Election disaster for Labour in the year of three prime ministers
There was little doubt in the weeks leading up to the election that this would be one of change – but no-one imagined the scale of it. Not even the most optimistic of incoming PM Christopher Luxon’s campaign strategists considered National could win Labour strongholds like Mt Roskill and New Lynn, and come so close in Mt Albert and Te Atatu.
First, I must congratulate the successful candidates from this ward – and there are more of them than you might think. Congratulations to the Greens’ Chloe Swarbrick for holding Auckland Central and Labour’s Helen White in Mt Albert, though National’s Melissa Lee might still win. Then there are the list MPs. A warm welcome back to Rt Hon Winston Peters of St Mary’s Bay and to Hon David Parker of Grey Lynn. Congratulations also to new Green MPs Steve Abel of Westmere (his late father Neil would have been so proud) and Darleen Tana of Waiheke.
Given Labour under Jacinda Ardern won such a massive mandate at the last election, it’s fair to ask what went wrong? Outgoing PM Chris Hipkins observed ‘When the tide comes in big, it almost invariably goes out big as well’. While there’s some truth in this, he should recall that the political tide ‘came in big’ for the first Labour government and it stayed in for 14 years. It’s noticeable that post-election, Labour spokespeople have been reluctant to acknowledge their government’s shortcomings and missed opportunities, pointing instead to the low voter turnout while studiously avoiding the reason why their supporters stayed away.
One has to go back again to that remarkable 2020 election night when New Zealanders, grateful for the Ardern government’s successful management of the first wave of Covid rewarded it with an unprecedented post-MMP majority. With the borders closed that and In the face of adversity there was an almost wartime spirit of national unity. Some half-a-million National voters, many from provincial New Zealand, rallied to Labour. On election night PM Ardern, who herself grew up in a small rural town, seeming to understand the significance of the moment, promised to govern ‘for all New Zealand’, pledging, ‘We will not take your support for granted.’
Unfortunately, it didn’t turn out that way. Sadly Jacinda’s ‘Team of 5 Million’ was soon forgotten. Labour failed to come up with policies to maintain national unity. It instead ran with divisive, top-down policies largely handed to it by a politicised Wellington bureaucracy. The detested ‘NPS on Urban Development’, ‘Three Waters’, and the most divisive ‘He Puapua’; a radical plan to move the country towards bi-racial ‘co-governance’. This, many critics (and not just on the right) feared would profoundly undermine the country’s democracy. Wiser heads in the government did their best to dampen this down, but persisted with its co-governance offshoot ‘Three Waters’. The Treaty revisionism chimed with Labour’s identity politics which has largely replaced its traditional politics of social equality. But Woke zealotry, Labour surely now must be realising, does not necessarily play well in traditionally working-class electorates. These, especially in Auckland are now the home of large numbers of hard-working Asian immigrants whose loyalty Labour has largely taken for granted. In addition to the usual erosion of support experienced by governments, there were other factors at play too. These came to light unfortunately in the critical months leading up the election under the leadership of Jacinda’s successor, the competent but unimaginative Chris Hipkins; a series of scandals relating to senior cabinet ministers. The entitled behaviour of these ministers seriously damaged the reputation of the government and (given its political moralism) the Labour Party itself. Managing these scandals must have been a nightmare for Hipkins.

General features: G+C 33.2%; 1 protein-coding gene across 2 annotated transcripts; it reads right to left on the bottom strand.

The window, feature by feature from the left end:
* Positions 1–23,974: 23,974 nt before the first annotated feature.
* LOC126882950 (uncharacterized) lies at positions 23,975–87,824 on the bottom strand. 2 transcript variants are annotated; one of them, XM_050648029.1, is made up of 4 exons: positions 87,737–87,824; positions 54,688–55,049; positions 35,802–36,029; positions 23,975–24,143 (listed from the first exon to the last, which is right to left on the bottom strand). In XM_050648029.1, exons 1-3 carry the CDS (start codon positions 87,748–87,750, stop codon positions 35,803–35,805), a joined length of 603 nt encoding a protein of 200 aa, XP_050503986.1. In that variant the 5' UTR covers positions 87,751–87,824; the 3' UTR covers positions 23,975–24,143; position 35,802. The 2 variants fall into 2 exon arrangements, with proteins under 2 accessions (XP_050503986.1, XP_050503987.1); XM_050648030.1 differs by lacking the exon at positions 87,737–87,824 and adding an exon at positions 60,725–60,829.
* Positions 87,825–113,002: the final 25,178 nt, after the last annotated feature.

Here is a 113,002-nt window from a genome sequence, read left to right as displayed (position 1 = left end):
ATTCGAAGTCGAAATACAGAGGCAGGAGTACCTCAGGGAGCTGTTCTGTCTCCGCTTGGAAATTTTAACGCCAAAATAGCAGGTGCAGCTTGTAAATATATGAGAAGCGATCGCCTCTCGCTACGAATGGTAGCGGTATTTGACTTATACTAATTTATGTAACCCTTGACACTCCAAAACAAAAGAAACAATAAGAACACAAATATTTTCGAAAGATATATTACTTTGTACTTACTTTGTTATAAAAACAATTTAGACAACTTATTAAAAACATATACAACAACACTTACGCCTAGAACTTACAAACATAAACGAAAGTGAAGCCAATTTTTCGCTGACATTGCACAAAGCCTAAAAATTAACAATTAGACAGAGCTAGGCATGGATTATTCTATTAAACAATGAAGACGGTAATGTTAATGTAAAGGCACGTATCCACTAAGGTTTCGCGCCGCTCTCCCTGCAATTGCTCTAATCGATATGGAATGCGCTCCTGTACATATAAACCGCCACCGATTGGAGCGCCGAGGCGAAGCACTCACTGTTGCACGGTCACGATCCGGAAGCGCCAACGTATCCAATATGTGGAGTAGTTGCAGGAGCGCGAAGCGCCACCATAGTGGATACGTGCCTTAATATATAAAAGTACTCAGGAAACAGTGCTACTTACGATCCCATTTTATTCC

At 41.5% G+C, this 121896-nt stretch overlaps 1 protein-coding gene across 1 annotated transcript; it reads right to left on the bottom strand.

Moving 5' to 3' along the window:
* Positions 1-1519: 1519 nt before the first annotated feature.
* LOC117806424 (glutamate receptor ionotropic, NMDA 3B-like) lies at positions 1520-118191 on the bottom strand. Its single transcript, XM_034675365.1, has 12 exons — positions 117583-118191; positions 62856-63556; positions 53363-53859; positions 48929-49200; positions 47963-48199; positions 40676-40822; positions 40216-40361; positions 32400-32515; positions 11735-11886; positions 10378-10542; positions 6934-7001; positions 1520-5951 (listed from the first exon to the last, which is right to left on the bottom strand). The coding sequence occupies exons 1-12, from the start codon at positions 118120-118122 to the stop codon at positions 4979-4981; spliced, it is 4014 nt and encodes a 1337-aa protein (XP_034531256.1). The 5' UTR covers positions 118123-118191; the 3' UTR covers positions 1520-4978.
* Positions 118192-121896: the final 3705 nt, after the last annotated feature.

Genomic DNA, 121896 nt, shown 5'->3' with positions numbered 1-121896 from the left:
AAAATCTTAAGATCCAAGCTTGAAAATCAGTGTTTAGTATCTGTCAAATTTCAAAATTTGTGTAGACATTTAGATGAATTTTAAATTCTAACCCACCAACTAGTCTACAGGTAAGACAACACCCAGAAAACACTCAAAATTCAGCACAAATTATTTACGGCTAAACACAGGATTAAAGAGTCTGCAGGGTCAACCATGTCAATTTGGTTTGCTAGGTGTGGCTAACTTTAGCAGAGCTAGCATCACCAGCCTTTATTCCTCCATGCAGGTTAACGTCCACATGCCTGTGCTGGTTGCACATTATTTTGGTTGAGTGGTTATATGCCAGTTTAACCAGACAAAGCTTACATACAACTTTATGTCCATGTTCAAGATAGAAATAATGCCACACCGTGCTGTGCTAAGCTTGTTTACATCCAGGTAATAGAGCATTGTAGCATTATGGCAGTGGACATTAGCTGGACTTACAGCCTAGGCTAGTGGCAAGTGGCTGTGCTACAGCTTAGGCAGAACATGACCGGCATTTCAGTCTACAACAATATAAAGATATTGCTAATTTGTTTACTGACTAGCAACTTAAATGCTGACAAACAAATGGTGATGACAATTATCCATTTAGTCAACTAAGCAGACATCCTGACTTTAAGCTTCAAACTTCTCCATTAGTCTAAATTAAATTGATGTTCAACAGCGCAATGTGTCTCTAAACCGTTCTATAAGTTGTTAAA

Stuart Nash was dismissed for divulging cabinet discussions to business backers; Meka Whaitiri defected to Te Pāti Māori; Justice Minister Kiri Allan was involved in unfortunate events leading to her arrest. But what evidently did the most damage, especially in Auckland, was the refusal of Transport Minister Michael Wood to comply with instructions to sell his shares in Auckland airport, deemed to be a conflict of interest. It didn’t help that Wood’s various controversial transport schemes, a cycle bridge over the harbour, and especially ‘light rail to the airport’, have been extremely expensive non-starters.
As Derek Cheng senior NZ Herald journalist put it ‘…but Labour insiders say that the real hit in their internal polling came with the Wood scandal. It reeked of arrogance. The subtext of Wood’s inability to do a simple task was that the rules didn’t apply to him, or by association to Labour’.
If Labour is to recover from this blow it will need to fundamentally reappraise itself. Hipkins ‘captain’s call’ rejecting David Parker’s well-considered tax reforms was a serious mistake – for the country and for the Labour Party itself. Rumours suggest Parker may stand for the party leadership. If so, the road back for Labour may well start in Grey Lynn.
This article was published in the November 2023 issue of Ponsonby News